The quality of your studio lighting arrangement can make or break the quality of your video production. For this reason, you should not only be wary of the type of lights you have but also which modifiers you use with them. In this guide, we’ll break down what to know about modifiers for studio lighting so you can capture the vision you’re aiming for.
Think About Your Intentions
First thing’s first, what kind of image do you want to capture in terms of the mood and detail? The lighting arrangement you use to shoot a news broadcast or even a stream from home will not be the same arrangement you use for something that calls for a moodier, more dramatic appearance.
If you’re shooting an interview, a broadcast, or something that doesn’t call for theatrics, then you should choose a modifier that creates a softer light since it has a reputation for being more flattering to subjects in-frame. Modifiers that create hard light, on the other hand, will help you achieve that aforementioned dramatic atmosphere.
Creating a Softer Light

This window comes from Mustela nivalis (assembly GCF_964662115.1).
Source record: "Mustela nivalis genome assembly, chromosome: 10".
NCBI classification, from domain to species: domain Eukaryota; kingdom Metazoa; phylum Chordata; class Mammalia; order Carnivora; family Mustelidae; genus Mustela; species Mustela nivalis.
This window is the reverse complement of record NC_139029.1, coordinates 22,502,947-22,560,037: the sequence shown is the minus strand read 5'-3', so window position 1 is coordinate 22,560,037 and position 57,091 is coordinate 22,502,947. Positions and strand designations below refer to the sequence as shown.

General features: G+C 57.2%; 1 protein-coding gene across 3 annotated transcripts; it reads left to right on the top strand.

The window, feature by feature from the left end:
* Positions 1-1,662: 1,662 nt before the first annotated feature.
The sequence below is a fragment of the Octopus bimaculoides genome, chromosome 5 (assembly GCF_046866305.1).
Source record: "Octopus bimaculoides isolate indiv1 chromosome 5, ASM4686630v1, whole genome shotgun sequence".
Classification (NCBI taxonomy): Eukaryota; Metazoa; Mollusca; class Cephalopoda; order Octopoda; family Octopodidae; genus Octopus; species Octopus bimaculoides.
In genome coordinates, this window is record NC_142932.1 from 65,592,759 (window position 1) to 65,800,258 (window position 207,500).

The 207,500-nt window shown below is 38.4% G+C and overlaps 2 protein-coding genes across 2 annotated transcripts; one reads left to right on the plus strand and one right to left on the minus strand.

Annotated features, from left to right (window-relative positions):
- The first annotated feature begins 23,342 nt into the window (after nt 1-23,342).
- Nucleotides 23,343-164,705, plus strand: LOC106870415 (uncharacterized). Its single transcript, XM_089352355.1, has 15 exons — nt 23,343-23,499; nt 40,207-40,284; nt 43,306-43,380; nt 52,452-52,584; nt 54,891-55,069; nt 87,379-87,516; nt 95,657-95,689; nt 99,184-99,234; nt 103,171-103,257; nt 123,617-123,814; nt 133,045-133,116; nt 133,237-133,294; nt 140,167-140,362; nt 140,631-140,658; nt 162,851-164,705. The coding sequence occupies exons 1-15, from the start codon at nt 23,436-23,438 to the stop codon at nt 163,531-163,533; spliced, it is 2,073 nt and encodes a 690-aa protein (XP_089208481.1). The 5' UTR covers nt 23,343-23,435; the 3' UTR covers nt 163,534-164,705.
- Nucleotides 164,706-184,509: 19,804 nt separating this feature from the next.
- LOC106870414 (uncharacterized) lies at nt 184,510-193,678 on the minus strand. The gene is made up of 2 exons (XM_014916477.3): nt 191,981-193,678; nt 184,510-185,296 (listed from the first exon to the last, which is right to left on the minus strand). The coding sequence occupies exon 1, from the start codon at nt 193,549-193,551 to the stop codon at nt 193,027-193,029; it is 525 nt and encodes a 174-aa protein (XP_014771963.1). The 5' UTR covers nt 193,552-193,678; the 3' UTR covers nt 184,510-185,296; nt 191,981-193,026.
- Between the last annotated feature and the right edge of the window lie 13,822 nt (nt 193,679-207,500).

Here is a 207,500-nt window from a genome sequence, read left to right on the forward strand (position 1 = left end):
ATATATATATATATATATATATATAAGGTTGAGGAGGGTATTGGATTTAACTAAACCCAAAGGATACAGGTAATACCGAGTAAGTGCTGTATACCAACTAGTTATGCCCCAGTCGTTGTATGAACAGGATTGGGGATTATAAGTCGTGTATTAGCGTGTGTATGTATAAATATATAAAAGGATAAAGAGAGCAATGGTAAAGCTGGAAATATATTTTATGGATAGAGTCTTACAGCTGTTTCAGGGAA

Modifiers such as scrims, softboxes, umbrellas, and beauty dishes will help you diffuse light sources, which creates “soft light.” These devices accomplish that effect by increasing how much of a given area is effectively covered by the light, which is what gives it a softer appearance.
The great thing about soft lighting is that it brightens up the frame without making the shadows quite as intense as they would be if you were using a hard light modifier. Soft light is the best option for situations like interviews and broadcasts because it won’t illuminate too much detail on a subject’s face and reveal every pore, hair, and blemish.
Harnessing the Power of Hard Light
Whereas soft light modifiers expand the illumination of a light source in order to soften its appearance, hard light modifiers give you the chance to tighten the focus of the light and diminish the surface area it covers. To put it simply, hard light modifiers give you more control over how much of a given area is effectively covered by your light source. Hard light creates a stark contrast between your brightly lit subject and the shadows they cast. Modifiers that will help you create hard light include grids, barn doors, and snoots.
Now that you’re more aware of the essentials of what to know about modifiers for studio lighting, you can successfully capture the detail and tone you’re aiming for. If you’re in need of studio lighting equipment for your next production, visit Ikan’s broadcast studio lighting section to find a bevy of helpful, professional options.